Holy Cleopatra and all the Queens and Goddesses, this is the reason we LOVE Eurovision! We almost cried when we realized that we would never get to see Efendi’s 2020 entry performed live on the big stage in Ahoy Arena, and almost started to cry again when we found out that the mighty Eurovision wizards of Azerbaijan had found a way to make it happen anyway! Mata Hari is basically the same song as Cleopatra, and we suppose they could go on forever with the same formula. Besides, history is populated with so many kick-ass, bossy ladies they’d never run dry for song titles. Ma ma ma ma, let’s go!

Ukraine: Go_A – “SHUM”


Nothing screams Eurovision more than 3 minutes straight of eh, well, screaming in Ukrainian. Sometimes we wonder why we willingly subject ourselves to listening multiple times to what perfectly normal people would label as ear rape. But what normal people fail to understand then is that Ukraine in Eurovision is the gift that keeps on giving. And watching singer Kateryna Pavlenko blasting through the woods in the outskirts of Chernobyl singing about spring is mind-blowing, batshit crazy and we are loving it. We’re still a little upset over what happened in 2019, but warmly welcome Ukraine back into the fold and hope for one thing in 2022: Justice for Maruv!

Malta: Destiny: “Je Me Casse”


Oh Malta, we so genuinely, wholeheartedly wish for you to finally win Eurovision, and for the first time in years it looks like you have a good chance of actually making it. This tiny rock in the middle of the Mediterranean, so tiny we wondered how the plane would manage to land when we arrived there a few years ago on one of our annual pilgrimages to the sacred Eurovision places around Europe. It’s a place where everyone loves Eurovision, and knows someone, are related to someone, or have participated themselves in the national selection at some point. Kinda like Iceland, only a lot warmer, and cheaper, so what’s not to like? Destiny is a fabulous singer and performer and she’s been equipped with the clap-back banger Je Me Casse. Currently being on top with the bookies and the fans it seems like nothing can go wrong. Or can it? We hear whispers about this being a Melodifestivalen reject and maybe, just maybe it will flop. It also looks like someone has opened their wallet and splashed out insane amounts of money on promotion and an extremely flashy preview video and whatnot, which perhaps can pay off in terms of actual votes. Or not. Time will tell.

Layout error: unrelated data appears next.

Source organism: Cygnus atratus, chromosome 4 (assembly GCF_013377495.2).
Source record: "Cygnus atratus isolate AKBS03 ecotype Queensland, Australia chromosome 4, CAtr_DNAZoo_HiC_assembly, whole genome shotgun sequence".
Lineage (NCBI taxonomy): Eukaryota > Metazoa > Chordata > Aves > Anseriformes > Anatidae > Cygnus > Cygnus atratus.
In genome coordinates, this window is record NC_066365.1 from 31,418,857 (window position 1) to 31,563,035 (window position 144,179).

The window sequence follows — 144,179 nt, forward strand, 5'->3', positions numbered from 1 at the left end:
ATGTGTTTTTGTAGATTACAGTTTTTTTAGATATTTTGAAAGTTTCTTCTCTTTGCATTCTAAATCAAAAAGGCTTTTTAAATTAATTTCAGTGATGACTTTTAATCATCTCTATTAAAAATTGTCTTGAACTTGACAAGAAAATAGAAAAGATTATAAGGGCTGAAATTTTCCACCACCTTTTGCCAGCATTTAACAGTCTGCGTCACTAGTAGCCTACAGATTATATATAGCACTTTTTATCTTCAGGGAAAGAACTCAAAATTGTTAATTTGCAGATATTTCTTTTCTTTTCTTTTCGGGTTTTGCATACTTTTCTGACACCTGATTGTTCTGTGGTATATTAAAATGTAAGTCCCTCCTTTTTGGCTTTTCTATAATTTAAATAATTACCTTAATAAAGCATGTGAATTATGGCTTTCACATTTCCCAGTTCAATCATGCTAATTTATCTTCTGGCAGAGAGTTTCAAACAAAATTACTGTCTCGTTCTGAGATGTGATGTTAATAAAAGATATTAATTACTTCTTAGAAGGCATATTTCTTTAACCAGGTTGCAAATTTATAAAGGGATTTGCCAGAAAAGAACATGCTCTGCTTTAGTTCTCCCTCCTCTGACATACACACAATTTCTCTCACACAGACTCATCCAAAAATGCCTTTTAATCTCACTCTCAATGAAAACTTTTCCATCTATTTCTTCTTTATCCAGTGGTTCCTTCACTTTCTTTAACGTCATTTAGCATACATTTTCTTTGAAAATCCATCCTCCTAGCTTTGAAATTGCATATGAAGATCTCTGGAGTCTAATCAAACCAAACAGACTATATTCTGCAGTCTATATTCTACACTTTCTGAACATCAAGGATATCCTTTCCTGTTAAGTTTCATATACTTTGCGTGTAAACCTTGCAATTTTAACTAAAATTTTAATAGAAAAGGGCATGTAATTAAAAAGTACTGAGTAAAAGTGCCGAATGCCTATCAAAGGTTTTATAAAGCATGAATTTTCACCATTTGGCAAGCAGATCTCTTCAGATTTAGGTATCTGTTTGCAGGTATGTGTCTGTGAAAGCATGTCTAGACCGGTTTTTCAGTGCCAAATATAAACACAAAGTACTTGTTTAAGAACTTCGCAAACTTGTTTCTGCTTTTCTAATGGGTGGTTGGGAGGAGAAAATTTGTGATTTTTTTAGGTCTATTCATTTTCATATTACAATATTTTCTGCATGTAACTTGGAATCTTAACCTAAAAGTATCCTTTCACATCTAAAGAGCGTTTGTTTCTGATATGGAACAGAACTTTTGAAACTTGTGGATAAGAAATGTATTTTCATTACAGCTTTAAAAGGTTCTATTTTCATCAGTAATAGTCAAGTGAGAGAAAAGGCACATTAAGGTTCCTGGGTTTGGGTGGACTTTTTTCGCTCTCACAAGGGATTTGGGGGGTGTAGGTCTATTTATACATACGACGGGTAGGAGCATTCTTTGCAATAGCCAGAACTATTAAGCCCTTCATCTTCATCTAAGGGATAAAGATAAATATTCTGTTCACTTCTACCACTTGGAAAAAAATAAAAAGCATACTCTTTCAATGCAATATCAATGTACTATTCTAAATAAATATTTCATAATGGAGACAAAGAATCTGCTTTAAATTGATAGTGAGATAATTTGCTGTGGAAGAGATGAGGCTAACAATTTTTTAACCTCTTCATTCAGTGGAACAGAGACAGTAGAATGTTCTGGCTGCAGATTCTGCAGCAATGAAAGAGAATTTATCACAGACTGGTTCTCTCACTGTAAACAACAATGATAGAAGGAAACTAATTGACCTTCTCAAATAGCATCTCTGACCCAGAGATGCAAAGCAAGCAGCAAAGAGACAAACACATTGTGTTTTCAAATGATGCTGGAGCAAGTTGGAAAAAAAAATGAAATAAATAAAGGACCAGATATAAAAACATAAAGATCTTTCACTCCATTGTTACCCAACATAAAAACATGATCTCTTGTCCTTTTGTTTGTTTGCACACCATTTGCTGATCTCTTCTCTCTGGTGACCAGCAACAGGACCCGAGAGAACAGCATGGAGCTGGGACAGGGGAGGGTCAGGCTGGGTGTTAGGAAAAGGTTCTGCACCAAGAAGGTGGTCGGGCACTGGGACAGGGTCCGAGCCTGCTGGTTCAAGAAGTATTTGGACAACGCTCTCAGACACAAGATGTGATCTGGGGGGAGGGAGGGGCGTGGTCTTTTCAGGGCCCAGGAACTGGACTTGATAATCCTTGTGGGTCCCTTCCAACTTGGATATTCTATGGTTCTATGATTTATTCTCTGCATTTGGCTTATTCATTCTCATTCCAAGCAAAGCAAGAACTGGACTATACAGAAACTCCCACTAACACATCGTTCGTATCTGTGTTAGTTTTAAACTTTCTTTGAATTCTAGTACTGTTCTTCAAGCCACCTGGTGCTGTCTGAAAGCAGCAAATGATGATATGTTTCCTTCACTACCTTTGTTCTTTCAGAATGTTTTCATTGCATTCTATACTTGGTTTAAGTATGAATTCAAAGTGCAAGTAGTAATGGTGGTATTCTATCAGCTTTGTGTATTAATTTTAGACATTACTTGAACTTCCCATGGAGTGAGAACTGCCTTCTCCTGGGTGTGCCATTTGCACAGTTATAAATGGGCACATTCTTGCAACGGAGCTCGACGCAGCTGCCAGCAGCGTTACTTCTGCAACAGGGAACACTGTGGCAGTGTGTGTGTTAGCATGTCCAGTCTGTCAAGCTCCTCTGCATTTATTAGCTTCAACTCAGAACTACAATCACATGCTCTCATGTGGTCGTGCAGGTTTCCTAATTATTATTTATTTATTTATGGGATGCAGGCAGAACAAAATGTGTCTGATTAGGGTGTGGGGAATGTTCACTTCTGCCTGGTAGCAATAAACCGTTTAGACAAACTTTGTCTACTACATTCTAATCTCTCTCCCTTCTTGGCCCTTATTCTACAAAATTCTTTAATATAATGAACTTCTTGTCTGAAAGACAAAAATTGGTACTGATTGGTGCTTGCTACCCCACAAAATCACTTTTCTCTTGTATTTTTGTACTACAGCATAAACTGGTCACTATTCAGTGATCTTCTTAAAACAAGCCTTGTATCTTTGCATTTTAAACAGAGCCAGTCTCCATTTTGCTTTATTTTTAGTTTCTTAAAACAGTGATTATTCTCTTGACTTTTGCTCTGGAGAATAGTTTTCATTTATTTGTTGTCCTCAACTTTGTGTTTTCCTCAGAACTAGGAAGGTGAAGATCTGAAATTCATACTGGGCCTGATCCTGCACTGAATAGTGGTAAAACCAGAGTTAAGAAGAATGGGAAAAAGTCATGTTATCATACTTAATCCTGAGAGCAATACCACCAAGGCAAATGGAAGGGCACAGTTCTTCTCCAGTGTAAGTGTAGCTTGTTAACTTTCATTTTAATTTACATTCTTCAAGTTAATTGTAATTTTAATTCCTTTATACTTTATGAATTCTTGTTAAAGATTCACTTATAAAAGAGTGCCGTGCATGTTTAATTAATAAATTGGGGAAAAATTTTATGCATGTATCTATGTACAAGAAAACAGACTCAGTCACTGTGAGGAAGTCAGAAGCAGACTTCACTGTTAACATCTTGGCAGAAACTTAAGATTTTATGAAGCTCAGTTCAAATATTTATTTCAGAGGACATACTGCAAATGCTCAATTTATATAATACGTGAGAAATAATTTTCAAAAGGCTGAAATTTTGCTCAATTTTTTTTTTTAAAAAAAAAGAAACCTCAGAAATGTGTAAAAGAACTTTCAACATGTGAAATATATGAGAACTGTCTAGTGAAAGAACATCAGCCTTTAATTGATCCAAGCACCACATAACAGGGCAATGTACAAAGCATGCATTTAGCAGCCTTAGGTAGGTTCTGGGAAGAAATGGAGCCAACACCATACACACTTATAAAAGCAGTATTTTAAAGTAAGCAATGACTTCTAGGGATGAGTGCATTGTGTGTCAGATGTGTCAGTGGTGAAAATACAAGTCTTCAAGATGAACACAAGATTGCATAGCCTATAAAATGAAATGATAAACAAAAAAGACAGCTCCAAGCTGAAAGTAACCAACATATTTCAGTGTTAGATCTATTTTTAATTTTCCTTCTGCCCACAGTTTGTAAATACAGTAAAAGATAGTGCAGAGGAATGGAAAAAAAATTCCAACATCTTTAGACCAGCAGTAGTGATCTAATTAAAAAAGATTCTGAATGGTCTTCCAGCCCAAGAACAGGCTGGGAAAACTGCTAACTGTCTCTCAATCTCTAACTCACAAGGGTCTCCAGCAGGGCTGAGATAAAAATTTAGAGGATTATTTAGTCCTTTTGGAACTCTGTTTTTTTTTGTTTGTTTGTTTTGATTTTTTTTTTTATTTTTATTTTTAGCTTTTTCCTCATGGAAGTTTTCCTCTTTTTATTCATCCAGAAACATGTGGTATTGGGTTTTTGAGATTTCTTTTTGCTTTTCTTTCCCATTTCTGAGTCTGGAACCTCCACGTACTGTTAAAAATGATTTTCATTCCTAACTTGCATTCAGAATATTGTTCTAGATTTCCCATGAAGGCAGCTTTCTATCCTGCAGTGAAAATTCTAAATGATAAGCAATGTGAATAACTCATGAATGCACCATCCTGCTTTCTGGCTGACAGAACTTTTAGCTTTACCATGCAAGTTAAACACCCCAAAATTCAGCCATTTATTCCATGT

One comment

  1. Is it just me or Ukraine sounds like a cross between a chainsaw and fingernails on chalkboard. It’s my least Ukrainian entry ever!

    Bring back my Maruv!